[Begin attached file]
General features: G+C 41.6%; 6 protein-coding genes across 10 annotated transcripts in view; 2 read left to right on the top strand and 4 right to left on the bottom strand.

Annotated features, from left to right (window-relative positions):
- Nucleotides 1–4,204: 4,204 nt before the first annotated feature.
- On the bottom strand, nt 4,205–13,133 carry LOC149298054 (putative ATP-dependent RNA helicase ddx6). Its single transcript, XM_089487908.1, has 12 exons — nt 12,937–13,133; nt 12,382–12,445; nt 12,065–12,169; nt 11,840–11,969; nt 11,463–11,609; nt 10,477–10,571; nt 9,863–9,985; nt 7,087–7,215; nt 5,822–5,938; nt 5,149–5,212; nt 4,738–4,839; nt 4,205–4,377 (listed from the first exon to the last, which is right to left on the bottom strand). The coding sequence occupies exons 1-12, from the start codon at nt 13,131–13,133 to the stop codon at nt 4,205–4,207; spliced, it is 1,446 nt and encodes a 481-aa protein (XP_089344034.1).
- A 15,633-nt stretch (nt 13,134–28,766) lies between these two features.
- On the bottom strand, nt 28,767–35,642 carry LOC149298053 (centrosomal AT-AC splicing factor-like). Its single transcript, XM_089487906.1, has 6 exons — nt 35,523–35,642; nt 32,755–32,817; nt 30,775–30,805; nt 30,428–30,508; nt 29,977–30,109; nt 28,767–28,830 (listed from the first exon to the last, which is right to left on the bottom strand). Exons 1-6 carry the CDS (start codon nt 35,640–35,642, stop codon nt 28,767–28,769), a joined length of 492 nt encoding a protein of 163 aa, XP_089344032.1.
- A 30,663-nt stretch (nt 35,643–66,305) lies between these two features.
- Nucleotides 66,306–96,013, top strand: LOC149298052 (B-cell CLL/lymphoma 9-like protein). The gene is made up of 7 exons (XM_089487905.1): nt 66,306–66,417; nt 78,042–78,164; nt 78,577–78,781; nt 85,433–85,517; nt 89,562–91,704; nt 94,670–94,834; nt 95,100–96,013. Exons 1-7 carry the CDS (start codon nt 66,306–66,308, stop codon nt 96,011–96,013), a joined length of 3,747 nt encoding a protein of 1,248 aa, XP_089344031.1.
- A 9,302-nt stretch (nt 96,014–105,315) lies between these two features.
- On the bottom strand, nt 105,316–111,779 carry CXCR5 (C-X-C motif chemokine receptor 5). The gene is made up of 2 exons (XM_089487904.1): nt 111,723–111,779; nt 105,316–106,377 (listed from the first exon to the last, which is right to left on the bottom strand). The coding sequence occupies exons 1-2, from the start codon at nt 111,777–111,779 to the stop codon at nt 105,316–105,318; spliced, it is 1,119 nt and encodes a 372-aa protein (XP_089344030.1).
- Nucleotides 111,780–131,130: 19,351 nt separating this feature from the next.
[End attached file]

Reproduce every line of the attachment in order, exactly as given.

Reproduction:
General features: G+C 41.6%; 6 protein-coding genes across 10 annotated transcripts in view; 2 read left to right on the top strand and 4 right to left on the bottom strand.

Annotated features, from left to right (window-relative positions):
- Nucleotides 1–4,204: 4,204 nt before the first annotated feature.
- On the bottom strand, nt 4,205–13,133 carry LOC149298054 (putative ATP-dependent RNA helicase ddx6). Its single transcript, XM_089487908.1, has 12 exons — nt 12,937–13,133; nt 12,382–12,445; nt 12,065–12,169; nt 11,840–11,969; nt 11,463–11,609; nt 10,477–10,571; nt 9,863–9,985; nt 7,087–7,215; nt 5,822–5,938; nt 5,149–5,212; nt 4,738–4,839; nt 4,205–4,377 (listed from the first exon to the last, which is right to left on the bottom strand). The coding sequence occupies exons 1-12, from the start codon at nt 13,131–13,133 to the stop codon at nt 4,205–4,207; spliced, it is 1,446 nt and encodes a 481-aa protein (XP_089344034.1).
- A 15,633-nt stretch (nt 13,134–28,766) lies between these two features.
- On the bottom strand, nt 28,767–35,642 carry LOC149298053 (centrosomal AT-AC splicing factor-like). Its single transcript, XM_089487906.1, has 6 exons — nt 35,523–35,642; nt 32,755–32,817; nt 30,775–30,805; nt 30,428–30,508; nt 29,977–30,109; nt 28,767–28,830 (listed from the first exon to the last, which is right to left on the bottom strand). Exons 1-6 carry the CDS (start codon nt 35,640–35,642, stop codon nt 28,767–28,769), a joined length of 492 nt encoding a protein of 163 aa, XP_089344032.1.
- A 30,663-nt stretch (nt 35,643–66,305) lies between these two features.
- Nucleotides 66,306–96,013, top strand: LOC149298052 (B-cell CLL/lymphoma 9-like protein). The gene is made up of 7 exons (XM_089487905.1): nt 66,306–66,417; nt 78,042–78,164; nt 78,577–78,781; nt 85,433–85,517; nt 89,562–91,704; nt 94,670–94,834; nt 95,100–96,013. Exons 1-7 carry the CDS (start codon nt 66,306–66,308, stop codon nt 96,011–96,013), a joined length of 3,747 nt encoding a protein of 1,248 aa, XP_089344031.1.
- A 9,302-nt stretch (nt 96,014–105,315) lies between these two features.
- On the bottom strand, nt 105,316–111,779 carry CXCR5 (C-X-C motif chemokine receptor 5). The gene is made up of 2 exons (XM_089487904.1): nt 111,723–111,779; nt 105,316–106,377 (listed from the first exon to the last, which is right to left on the bottom strand). The coding sequence occupies exons 1-2, from the start codon at nt 111,777–111,779 to the stop codon at nt 105,316–105,318; spliced, it is 1,119 nt and encodes a 372-aa protein (XP_089344030.1).
- Nucleotides 111,780–131,130: 19,351 nt separating this feature from the next.